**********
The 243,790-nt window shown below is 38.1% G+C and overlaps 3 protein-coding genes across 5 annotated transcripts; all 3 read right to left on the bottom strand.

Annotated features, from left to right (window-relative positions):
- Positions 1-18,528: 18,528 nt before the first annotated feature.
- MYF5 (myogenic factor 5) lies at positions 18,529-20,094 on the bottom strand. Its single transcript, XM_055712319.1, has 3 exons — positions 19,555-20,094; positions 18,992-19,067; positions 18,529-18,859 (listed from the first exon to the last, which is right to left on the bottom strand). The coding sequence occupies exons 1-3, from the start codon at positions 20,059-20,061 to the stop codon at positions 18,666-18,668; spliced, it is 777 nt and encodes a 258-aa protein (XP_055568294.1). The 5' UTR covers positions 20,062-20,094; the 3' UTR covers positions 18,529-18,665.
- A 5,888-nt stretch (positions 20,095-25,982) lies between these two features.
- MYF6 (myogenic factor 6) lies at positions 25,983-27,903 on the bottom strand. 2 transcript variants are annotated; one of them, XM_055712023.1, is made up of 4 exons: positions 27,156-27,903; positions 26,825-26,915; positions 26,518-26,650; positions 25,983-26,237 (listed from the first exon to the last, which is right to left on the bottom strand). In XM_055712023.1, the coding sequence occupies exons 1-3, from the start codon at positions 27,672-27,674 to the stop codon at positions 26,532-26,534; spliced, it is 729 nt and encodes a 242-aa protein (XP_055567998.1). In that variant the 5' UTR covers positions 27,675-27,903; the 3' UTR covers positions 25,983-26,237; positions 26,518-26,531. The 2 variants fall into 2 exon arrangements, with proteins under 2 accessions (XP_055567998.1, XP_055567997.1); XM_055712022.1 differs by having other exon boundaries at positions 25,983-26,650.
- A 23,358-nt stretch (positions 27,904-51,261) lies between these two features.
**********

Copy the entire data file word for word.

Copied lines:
The 243,790-nt window shown below is 38.1% G+C and overlaps 3 protein-coding genes across 5 annotated transcripts; all 3 read right to left on the bottom strand.

Annotated features, from left to right (window-relative positions):
- Positions 1-18,528: 18,528 nt before the first annotated feature.
- MYF5 (myogenic factor 5) lies at positions 18,529-20,094 on the bottom strand. Its single transcript, XM_055712319.1, has 3 exons — positions 19,555-20,094; positions 18,992-19,067; positions 18,529-18,859 (listed from the first exon to the last, which is right to left on the bottom strand). The coding sequence occupies exons 1-3, from the start codon at positions 20,059-20,061 to the stop codon at positions 18,666-18,668; spliced, it is 777 nt and encodes a 258-aa protein (XP_055568294.1). The 5' UTR covers positions 20,062-20,094; the 3' UTR covers positions 18,529-18,665.
- A 5,888-nt stretch (positions 20,095-25,982) lies between these two features.
- MYF6 (myogenic factor 6) lies at positions 25,983-27,903 on the bottom strand. 2 transcript variants are annotated; one of them, XM_055712023.1, is made up of 4 exons: positions 27,156-27,903; positions 26,825-26,915; positions 26,518-26,650; positions 25,983-26,237 (listed from the first exon to the last, which is right to left on the bottom strand). In XM_055712023.1, the coding sequence occupies exons 1-3, from the start codon at positions 27,672-27,674 to the stop codon at positions 26,532-26,534; spliced, it is 729 nt and encodes a 242-aa protein (XP_055567998.1). In that variant the 5' UTR covers positions 27,675-27,903; the 3' UTR covers positions 25,983-26,237; positions 26,518-26,531. The 2 variants fall into 2 exon arrangements, with proteins under 2 accessions (XP_055567998.1, XP_055567997.1); XM_055712022.1 differs by having other exon boundaries at positions 25,983-26,650.
- A 23,358-nt stretch (positions 27,904-51,261) lies between these two features.